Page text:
The legacy of the past grandeur of this site is an expansive plaza and splendid buildings, some decorated with carved masks. Remains of paintings have also been found, showing hieroglyphs and gods of the Maya pantheon.
About the site
The ancient inhabitants built Dzibilnocac on an extensive plain, and so the city has an urban layout consisting of a set of interconnected patios and plazas. The most voluminous structures are found predominantly in the central Chenes region, meaning that the settlement’s territorial expanse has particular construction characteristics, while the urban growth radiates out from the center, simulating circles, with diminishing volumes and architectural quality until reaching the rural areas. The earliest signs of human inhabitation are dated to approximately between 500 and 50 BC. The fertile ground made the area suitable for an agricultural and sedentary society. The central part of the site was inhabited by the lords or governors, as well as by nobles, priests and other members of the high-ranking classes. Dzibilnocac was a regional capital, and in common with many other cities, which also controlled the goods and resources of their territories, it would have received tributes from the areas it had subjugated. The site’s decline has been dated to around the year 1000 AD.
500 a.C. - 1000
Preclásico Medio a Posclásico Temprano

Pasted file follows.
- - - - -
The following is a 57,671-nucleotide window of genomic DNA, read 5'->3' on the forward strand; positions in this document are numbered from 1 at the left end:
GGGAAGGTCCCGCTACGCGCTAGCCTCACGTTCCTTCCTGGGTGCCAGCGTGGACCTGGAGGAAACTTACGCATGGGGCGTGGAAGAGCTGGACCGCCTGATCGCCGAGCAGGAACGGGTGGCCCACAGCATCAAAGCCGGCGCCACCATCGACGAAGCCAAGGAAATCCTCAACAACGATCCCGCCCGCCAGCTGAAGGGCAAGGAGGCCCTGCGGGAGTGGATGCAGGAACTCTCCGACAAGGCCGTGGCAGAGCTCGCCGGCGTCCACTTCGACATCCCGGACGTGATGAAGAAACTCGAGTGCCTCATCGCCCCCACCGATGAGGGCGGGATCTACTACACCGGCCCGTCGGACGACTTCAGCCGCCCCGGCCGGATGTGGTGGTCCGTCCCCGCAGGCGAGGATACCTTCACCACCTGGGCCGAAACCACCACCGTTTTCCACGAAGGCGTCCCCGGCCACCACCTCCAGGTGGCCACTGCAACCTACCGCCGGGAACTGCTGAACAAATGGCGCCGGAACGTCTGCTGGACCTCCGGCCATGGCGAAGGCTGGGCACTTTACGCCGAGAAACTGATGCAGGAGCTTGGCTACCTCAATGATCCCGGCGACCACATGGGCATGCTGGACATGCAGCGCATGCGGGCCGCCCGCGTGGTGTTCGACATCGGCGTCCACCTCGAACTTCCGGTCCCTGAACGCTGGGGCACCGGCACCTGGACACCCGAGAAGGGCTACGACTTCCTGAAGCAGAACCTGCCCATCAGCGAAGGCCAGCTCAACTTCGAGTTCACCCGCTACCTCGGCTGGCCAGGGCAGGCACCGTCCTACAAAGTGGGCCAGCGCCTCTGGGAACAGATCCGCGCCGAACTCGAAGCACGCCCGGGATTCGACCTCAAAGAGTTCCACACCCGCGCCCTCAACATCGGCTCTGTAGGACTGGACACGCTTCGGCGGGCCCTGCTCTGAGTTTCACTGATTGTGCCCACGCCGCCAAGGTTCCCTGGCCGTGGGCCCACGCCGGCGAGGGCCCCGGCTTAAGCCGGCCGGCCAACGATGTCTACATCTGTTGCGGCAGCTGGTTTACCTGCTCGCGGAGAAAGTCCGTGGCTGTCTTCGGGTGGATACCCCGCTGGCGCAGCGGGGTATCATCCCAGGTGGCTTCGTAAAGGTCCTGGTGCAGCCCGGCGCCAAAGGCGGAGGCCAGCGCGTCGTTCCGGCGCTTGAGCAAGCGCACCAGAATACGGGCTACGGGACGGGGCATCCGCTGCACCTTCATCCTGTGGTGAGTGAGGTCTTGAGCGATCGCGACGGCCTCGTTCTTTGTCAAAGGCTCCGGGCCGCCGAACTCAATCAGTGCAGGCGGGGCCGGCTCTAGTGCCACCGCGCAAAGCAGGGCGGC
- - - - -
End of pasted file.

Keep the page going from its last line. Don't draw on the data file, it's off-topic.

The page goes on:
600 - 800
Did you know...
- In February 1842, the explorers Frederick Catherwood and John L. Stephens visited the town of Iturbide and some pre-Hispanic ruins that would later become known as Dzibilnocac.
- The Caste War was the longest-running indigenous movement in this area, and posed a genuine threat to the status quo—the rebellion very nearly proved victorious.
- The game board discovered recently at the site resembles a “quincunx,” the symbol representing the universe through one central point that is identified with the Earth, four indicating the cardinal points, and a frame representing the cosmos.
Monday to Saturday from 9:00 to 15:00 hr. Last entry 14:30. Maximum capacity 50 people at times
Se localiza a 150 kilómetros al oriente de la ciudad de Campeche.
The distance to Dzibilnocac from the city of Campeche is 154 kilometers. It is located southeast of Campeche, on Federal Highway 261 for Hopelchén. From there take the road leading to the town of Dzibalchén, followed by the exit for the town of Vicente Guerrero (Iturbide). The archeological site is 300 meters from the town square.
+52 (981) 816 8179
Encargada de Operación de Zonas Arqueológicas del Centro INAH Campeche
+52 (981) 816 9111, exts. 138016 y 138017